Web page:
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Activists list ‘People’s Demand’ as climate talks begin

A global coalition of more than 220 organisations has issued a series of demands to world governments as the United Nations Climate Change Conference (COP24) began on Sunday, December 2, 2018 in Katowice, Poland.

COP24 climate protest
Climate change protesters demonstrate, prior to the United Nations climate change conference in Poland, in central London, Britain, December 1, 2018. Photo credit: REUTERS/Peter Nicholls

The demands, endorsed by nearly 200,000 people from 128 countries, is expected to be the bar against which progress is measured in Poland. The coalition demands, among others, that governments should:

  • Keep fossil fuels in the ground;
  • Reject false solutions that are displacing real, people-first solutions to the climate crisis;
  • Advance real solutions that are just, feasible, and essential;
  • Honour climate finance obligations to developing countries;
  • End corporate interference in and capture of the climate talks; and,
  • Ensure developed countries honour their “fair shares” for largely fueling this crisis.

In a statement released by Corporate Accountability, Executive Director Patti Lynn called for world governments to look beyond the obstruction of Global North countries and act with urgency to address climate change.

“When the future of humanity undeniably hangs in the balance, we need serious solutions from serious leaders, not dangerous schemes and political tricks aimed to keep Big Polluters polluting,” Lynn said.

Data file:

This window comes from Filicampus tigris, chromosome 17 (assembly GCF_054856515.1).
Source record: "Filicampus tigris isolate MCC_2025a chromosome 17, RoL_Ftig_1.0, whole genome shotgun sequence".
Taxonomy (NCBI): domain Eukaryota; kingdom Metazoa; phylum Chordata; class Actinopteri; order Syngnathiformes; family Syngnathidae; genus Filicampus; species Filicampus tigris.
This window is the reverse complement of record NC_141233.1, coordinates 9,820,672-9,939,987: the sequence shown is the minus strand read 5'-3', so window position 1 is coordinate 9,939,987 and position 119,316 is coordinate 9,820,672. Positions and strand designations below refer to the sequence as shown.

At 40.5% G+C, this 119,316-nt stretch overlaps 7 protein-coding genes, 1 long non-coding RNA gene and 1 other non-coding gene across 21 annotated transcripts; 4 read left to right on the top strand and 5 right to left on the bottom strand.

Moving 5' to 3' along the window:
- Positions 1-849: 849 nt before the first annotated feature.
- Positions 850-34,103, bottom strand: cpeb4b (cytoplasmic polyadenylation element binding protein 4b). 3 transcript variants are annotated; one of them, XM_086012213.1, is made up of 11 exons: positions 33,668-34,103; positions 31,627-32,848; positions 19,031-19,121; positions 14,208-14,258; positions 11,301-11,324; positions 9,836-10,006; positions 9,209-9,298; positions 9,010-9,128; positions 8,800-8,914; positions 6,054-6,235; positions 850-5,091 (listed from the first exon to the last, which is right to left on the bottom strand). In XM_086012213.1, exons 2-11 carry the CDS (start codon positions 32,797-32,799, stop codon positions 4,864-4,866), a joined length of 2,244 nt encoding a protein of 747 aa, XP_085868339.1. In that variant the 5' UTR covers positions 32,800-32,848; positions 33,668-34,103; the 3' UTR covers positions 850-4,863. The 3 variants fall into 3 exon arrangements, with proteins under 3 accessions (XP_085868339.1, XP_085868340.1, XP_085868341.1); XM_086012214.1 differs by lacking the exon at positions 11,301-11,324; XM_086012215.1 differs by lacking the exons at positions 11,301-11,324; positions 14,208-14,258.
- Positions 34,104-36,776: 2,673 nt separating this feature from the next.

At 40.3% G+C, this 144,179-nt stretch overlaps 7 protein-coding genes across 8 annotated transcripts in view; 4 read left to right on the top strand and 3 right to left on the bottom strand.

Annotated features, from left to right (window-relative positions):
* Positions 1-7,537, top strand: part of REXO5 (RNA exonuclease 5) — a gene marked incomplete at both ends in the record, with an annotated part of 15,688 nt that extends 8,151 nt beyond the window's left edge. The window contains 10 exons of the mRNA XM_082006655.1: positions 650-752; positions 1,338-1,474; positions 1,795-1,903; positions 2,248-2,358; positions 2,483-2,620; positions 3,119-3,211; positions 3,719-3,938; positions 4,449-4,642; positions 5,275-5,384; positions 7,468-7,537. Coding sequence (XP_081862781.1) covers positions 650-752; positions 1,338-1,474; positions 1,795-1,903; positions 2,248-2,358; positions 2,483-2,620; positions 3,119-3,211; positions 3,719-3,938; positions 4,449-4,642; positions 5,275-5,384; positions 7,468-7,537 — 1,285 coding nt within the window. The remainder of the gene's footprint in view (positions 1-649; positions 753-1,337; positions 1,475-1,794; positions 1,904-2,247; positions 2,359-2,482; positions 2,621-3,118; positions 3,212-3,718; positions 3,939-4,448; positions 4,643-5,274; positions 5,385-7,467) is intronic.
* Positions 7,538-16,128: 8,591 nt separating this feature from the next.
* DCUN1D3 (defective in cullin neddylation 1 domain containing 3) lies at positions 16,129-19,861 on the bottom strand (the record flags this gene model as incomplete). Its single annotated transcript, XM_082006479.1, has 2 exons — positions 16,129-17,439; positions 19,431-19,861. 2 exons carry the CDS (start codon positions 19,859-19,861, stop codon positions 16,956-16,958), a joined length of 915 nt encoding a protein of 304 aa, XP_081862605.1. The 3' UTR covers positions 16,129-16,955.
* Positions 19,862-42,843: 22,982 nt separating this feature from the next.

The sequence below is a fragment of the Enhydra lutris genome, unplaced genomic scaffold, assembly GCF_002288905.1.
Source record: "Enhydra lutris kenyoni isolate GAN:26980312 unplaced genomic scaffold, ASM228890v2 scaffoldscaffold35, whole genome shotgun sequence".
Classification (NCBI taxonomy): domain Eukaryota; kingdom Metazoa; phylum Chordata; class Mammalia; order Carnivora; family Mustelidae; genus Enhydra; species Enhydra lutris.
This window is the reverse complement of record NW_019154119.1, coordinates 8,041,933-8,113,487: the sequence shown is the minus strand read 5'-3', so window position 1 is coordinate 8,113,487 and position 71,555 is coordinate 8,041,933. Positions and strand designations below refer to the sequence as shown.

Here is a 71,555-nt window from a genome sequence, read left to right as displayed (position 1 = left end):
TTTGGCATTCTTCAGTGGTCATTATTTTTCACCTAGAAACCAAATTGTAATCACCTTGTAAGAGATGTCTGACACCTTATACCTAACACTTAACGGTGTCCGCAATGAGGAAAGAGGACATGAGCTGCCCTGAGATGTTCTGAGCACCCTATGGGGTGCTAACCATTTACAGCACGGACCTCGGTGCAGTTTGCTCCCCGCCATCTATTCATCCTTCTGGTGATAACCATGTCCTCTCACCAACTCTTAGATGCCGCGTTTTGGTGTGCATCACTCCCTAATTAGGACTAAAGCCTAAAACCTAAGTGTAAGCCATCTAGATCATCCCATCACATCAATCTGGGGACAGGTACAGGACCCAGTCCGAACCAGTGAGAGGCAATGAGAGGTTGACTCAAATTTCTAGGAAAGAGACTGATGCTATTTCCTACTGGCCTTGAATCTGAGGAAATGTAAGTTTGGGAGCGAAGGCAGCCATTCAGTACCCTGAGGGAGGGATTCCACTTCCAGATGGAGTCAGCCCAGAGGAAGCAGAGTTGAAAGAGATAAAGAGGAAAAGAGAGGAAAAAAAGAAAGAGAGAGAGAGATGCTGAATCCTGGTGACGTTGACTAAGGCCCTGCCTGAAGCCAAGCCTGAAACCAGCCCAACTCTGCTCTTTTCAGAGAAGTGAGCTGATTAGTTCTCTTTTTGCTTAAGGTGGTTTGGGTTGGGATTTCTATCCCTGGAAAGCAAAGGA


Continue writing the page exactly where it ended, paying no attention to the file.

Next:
Friends of the Earth International also on Monday, December 3 launched its “People Power Now: An Energy Manifesto” – 10 demands for a just energy transformation which, it said, provided a pathway to a new, clean energy future for all, that contributes to keeping global temperature rise below 1.5 degrees.

The group said inaction by successive governments at the UN and among national governments has left a narrow and shrinking window for action, warning that there is deep frustration with the endless talking shop where polluters freely influence the debate and rich countries block the radical action needed for fossil fuel phase out in the North and finance for the South.

Dipti Bhatnagar, Climate Justice and Energy Programme Coordinator for Friends of the Earth International, said: “This year was supposed to be a major year for the climate – pledges made in Paris three years ago were to be ratcheted up to meet the need for early and steep emission cuts. Thanks to a weakened Talanoa Dialogue, climate ambitions are severely threatened, in addition to the dismantling of equity and the egregious fact that fossil fuel companies are sponsoring the Conference. We need a just transition away from fossil fuels and dirty energy to a just, clean, peoples’ energy system. We need to push for gender justice and for a world free from oppression and inequality.”

Deputy Executive Director, Environmental Rights Action/Friends of the Earth Nigeria (ERA/FoEN), Akinbode Oluwafemi, said: “Big Polluters and their allies must not be allowed to meddle to determine the outcomes of the talks. Now is the time for leaders from Africa and nations already feeling the impacts of climate change to kick the industry out and advance real solutions.”

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